The weather is getting more summer-like with somewhat sticky days, which are OK if you are used to live in a former swampy area - and I am; with the summer at our doors - my doors at least - I feel it is good and right to be at the seashore and breath that special watery smell - is it the seaweed?the crab-shells?the salt?...
As my spouse has to concentrate a lot in his work, during the weekend he puts his brain in the stand-by mode and lets me boss around and decide where to go and what to do (with cheap excuses like "men need directions" or "no matter what I decide, it will be wrong", followed by "do I need to have an opinion about everything?").
After the usual discussion (let's spare the details, or we won't celebrate our anniversary this year...) last Saturday we spent our morning in Greenport, which turned out to be a good decision, because there was a bit of fun for everyone of us: the nice village with lot of old buildings, the jail (where I promise to put my kids if they don't behave), the brewery, a good ice-cream parlor, the little harbor in front of Shelter Island, the famous carousel - that isn't anybody's cup of tea but it was made in the 20s, so it is almost antique!
From one of the pier facing Claudio's clam restaurant
Some old building on Main Street
At the corner with Bay Avenue
And more on Bay Avenue
The Jail and Police Museum (1917)
We liked Greenport a lot; it is actually one of those place where we both could live - if BNL was a bit closer - and the fact that there is such a nice harbor is obviously one of the main reasons.
And aren't those buildings gorgeous?
Even driving to Greenport was beautiful (and generally I am not a fan of driving): cruising through the wineries and the old villages of Aquebogue, Catchogue, Southold made it relaxing; I noticed many antique stores, a number of signs for "historical sites" and definitely some old church.
This should be no wonder, because Greenport - and the villages that consitute the city of Southold - are the first English settlements on Long Island, dating back to the early 1640s, not so long after the Dutch had settled (and bought) what would be Manhattan.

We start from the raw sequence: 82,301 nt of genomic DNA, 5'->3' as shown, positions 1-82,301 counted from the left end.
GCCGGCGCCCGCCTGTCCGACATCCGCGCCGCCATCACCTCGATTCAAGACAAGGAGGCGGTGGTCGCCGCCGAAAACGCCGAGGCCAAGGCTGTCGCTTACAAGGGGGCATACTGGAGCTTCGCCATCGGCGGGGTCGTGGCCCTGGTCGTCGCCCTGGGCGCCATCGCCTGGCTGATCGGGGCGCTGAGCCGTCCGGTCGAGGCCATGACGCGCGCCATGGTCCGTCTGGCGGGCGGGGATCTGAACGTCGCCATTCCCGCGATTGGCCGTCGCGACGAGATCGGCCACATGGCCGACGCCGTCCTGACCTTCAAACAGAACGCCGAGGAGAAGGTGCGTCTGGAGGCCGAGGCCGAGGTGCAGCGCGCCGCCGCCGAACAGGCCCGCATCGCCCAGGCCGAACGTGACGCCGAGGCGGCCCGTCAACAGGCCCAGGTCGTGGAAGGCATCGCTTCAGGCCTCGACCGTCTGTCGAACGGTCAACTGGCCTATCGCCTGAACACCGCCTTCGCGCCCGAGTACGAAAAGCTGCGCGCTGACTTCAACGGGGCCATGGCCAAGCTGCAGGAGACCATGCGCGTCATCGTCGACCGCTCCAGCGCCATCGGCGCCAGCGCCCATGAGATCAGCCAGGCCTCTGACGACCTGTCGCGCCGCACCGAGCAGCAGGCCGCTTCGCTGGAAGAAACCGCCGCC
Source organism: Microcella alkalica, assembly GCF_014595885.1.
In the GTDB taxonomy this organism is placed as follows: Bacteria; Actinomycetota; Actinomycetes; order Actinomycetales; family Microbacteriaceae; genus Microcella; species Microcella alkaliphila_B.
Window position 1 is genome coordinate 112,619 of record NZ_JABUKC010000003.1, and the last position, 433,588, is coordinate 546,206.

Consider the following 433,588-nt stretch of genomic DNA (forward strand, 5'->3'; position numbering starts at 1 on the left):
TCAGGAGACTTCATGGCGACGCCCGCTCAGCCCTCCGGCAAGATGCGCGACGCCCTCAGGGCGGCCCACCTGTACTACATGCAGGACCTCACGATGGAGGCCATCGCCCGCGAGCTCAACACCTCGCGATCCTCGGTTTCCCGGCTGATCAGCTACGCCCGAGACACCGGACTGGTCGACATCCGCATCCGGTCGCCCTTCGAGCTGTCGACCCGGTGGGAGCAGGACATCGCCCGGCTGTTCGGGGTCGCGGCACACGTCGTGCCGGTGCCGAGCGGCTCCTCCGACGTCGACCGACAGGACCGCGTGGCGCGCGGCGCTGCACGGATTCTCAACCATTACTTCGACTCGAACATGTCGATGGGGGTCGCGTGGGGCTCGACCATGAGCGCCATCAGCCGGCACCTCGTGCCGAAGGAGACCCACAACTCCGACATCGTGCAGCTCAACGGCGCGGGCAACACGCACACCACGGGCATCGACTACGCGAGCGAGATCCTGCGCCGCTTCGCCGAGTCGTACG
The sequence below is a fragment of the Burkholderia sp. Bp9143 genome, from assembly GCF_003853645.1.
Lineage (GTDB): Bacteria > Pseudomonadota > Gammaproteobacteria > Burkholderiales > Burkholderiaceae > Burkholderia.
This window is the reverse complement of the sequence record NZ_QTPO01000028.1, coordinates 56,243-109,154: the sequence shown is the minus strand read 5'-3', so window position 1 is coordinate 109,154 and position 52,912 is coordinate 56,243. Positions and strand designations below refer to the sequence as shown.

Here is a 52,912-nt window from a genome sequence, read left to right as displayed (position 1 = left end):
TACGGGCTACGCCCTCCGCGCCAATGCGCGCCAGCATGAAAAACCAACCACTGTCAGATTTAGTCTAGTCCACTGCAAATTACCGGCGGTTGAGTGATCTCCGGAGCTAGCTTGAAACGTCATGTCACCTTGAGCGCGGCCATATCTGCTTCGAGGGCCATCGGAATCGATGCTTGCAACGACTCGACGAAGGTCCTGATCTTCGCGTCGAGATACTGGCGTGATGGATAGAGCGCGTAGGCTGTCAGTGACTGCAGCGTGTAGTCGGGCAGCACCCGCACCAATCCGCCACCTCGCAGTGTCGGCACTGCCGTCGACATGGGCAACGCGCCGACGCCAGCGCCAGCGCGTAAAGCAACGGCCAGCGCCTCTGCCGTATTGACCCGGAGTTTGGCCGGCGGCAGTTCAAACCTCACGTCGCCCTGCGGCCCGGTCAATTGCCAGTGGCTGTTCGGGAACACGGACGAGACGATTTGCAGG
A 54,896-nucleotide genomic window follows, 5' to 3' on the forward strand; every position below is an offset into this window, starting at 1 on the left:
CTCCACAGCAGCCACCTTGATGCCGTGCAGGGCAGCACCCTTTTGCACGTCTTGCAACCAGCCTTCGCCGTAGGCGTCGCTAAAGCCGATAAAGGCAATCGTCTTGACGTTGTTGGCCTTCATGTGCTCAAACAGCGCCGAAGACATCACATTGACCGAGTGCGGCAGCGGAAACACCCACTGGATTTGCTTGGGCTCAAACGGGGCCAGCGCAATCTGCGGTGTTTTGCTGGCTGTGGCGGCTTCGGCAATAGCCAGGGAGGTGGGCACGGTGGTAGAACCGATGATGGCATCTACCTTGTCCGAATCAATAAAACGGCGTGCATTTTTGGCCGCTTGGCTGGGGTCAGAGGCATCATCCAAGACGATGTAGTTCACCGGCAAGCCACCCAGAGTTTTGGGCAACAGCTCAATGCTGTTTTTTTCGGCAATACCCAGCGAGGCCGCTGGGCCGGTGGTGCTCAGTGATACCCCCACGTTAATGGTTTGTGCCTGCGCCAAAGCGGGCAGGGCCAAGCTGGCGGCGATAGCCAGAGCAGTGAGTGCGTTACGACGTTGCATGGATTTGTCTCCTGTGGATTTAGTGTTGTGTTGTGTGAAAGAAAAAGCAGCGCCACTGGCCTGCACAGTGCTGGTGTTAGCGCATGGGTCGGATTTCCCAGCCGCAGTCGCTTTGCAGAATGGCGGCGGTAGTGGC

Some puritans were coming to the eastern part of Long Island from New Haven, Connecticut, to establish their own settlements, purchasing the land from the Indian Corchaugs; those villages (including Greenport) stayed under the jurisdiction of Connecticut for about thirty years, while English and Dutch colonists were owning back and forth New York and claiming all colonies for themselves - until eventually the Duke of York forced these puritan settlers to submit, somehow annihilating their religious identity - which makes the big sign at the Orient Point Ferry Terminal welcoming people to the Empire State quite ironic - that must have been lot later, though.
And yes, once we were done with Greenport, we thought it interesting to check out the Orient Point Ferry Terminal - which was boring - but we went to the Orient Beach State Park and this was quite an amazing place; not so much for the beach or the playground, which of course were the most important thing for the kids and were nice; I really liked this piece of land between two Bays.
It must be a very fragile environment, probably flooded very often...I don't know if it stays in its shape of peninsula for a long time or if it becomes an island itself.
Bastian having fun with one pebble - which he keeps all day long!
Orient Beach, looking south-west
The park was still quiet, but not empty; a number of family were there, some people were trying to have a bath...and not making it: the water is still too cold, or better, the wind makes coming out of the water not so nice.
We'll certainly go back to this place sometime, why? Because I am the boss and I say so!!!